People were just walking all over it.
WOW! That is the only word I could say after I was told something new the other day by a very pretty co-worker of mine. Now I realize that this may not make everyone's eyebrows out there raise some like it did mine, but I figure that there's at least one other person out there in this big world of ours that might say WOW as well. That's the whole reason I decided to write a 700 word hub on this exciting news. The topic is not new, and believe it or not, it's about a rug. Not just some ordinary every day rug, but a very old rug with an interesting past. This is a rug in which over five million people have walked on, left behind spills, and ground in food stains all over the rug.
What really made me say WOW, was the fact that the rug was only cleaned up on one end. Half of the rug remains in the exact same filthy state, while the other half of the rug was cleaned and returned to it's original beautiful condition. I wondered if the dirty half of the rug smells. After asking my pretty co-worker who has personally seen this rug, this same exact question, she replied no it doesn't smell. This wasn't just some ordinary run of the mill rug, but a high quality machine-made Oriental rug. What made me say WOW even more was that this rug didn't come from some far off place in the Orient, but it came from the Karastan plant in the Southern part of the United States.
Karastan has been around since the 1920s, and they've been making high quality Oriental rug designs that are almost impossible to distinguish from the Oriental imported rugs. Some very smart person that worked at the company came up with the great idea to invite the world to walk on one of their high quality rugs. So what better of a place to do this than at a world's fair. So when the world's fair came to Chicago, Illinois from 1933 through 1934, so did their rug. They were so confident and proud of their rugs that they decided to go one step farther, and do it all over again to prove it wasn't a fluke. This time over nine million people walked over another one of their Karastan Oriental rugs at the New York world's trade fair from 1939 through 1940.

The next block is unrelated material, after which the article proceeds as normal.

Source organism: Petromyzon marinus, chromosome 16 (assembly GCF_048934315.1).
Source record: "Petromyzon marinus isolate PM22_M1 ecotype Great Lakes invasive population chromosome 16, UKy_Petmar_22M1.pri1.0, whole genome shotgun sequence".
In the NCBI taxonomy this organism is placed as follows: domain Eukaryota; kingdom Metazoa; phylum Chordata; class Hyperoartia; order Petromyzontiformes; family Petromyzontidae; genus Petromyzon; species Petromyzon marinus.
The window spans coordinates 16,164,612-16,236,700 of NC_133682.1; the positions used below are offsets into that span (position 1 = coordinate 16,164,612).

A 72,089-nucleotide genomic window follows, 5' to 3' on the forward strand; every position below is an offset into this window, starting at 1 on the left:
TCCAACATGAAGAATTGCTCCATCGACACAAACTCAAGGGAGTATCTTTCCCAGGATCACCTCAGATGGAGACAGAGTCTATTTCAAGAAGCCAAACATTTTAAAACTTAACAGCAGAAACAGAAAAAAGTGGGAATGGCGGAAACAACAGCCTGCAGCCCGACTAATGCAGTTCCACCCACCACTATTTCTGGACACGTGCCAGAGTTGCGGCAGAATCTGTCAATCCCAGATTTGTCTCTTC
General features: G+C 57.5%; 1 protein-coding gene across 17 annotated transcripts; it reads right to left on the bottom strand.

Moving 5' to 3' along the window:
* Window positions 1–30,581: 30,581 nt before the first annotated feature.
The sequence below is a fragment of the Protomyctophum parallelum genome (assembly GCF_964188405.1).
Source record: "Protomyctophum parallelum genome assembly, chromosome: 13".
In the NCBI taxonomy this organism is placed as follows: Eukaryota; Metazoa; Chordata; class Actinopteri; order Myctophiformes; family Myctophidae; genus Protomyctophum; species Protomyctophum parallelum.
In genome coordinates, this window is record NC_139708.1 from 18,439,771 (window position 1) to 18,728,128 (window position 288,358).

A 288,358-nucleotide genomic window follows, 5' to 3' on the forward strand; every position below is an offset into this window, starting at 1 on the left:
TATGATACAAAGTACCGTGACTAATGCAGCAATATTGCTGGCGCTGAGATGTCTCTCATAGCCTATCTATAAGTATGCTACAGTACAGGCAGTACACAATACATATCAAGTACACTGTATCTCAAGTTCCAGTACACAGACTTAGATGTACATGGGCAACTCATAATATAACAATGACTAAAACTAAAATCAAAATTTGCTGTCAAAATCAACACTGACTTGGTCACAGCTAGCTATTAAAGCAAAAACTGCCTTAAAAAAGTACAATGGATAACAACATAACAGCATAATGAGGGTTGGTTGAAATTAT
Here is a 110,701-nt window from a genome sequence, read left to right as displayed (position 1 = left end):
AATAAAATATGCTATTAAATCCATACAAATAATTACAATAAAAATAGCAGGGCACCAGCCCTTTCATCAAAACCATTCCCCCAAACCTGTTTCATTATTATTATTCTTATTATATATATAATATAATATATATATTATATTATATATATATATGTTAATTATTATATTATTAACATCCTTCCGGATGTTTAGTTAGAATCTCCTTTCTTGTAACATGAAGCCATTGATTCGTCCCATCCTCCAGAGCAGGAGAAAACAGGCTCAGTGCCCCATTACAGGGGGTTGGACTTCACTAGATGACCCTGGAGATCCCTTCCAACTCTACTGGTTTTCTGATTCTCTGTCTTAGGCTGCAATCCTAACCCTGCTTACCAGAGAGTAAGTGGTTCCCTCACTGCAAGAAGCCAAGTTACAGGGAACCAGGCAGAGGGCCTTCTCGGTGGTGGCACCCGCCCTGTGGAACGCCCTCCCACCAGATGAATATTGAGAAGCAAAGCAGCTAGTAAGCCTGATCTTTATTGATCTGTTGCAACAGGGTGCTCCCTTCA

Now today almost eighty years later that same exact rug from the 1933 through 1934 world's fair no longer gets walked on. But it still travels around so that people can see what it looked like after five million people walked all over it. Most of these people that originally walked on that rug probably aren't even around in this world anymore. World war two came, and has past. There are countries from that time that aren't around any longer, and countries that weren't around at that time that are here today. Think about all of the rugs that were around in 1933 that are in land fills today. But that rug and half of it's dirt still has people saying WOW!
It's like I said at the beginning of this hub, and that is that not everybody out there will find this old rug all that interesting. But think about an old antique glass milk bottle. Some of those old milk bottles today are very valuable, and worth a lot of money. But I'll take it a step farther, and think about just who may have drank all that milk out of that old milk bottle. Was it a small child, and how old are they, and where are they now. Take a priceless old antique chair, which collectors only look at now, and won't sit in. Imagine all of the people who sat in that old chair, and what activity they must have been doing while sitting in it. All old things have a history to their past, and all that I can say about that old rug that's still half dirty is - WOW!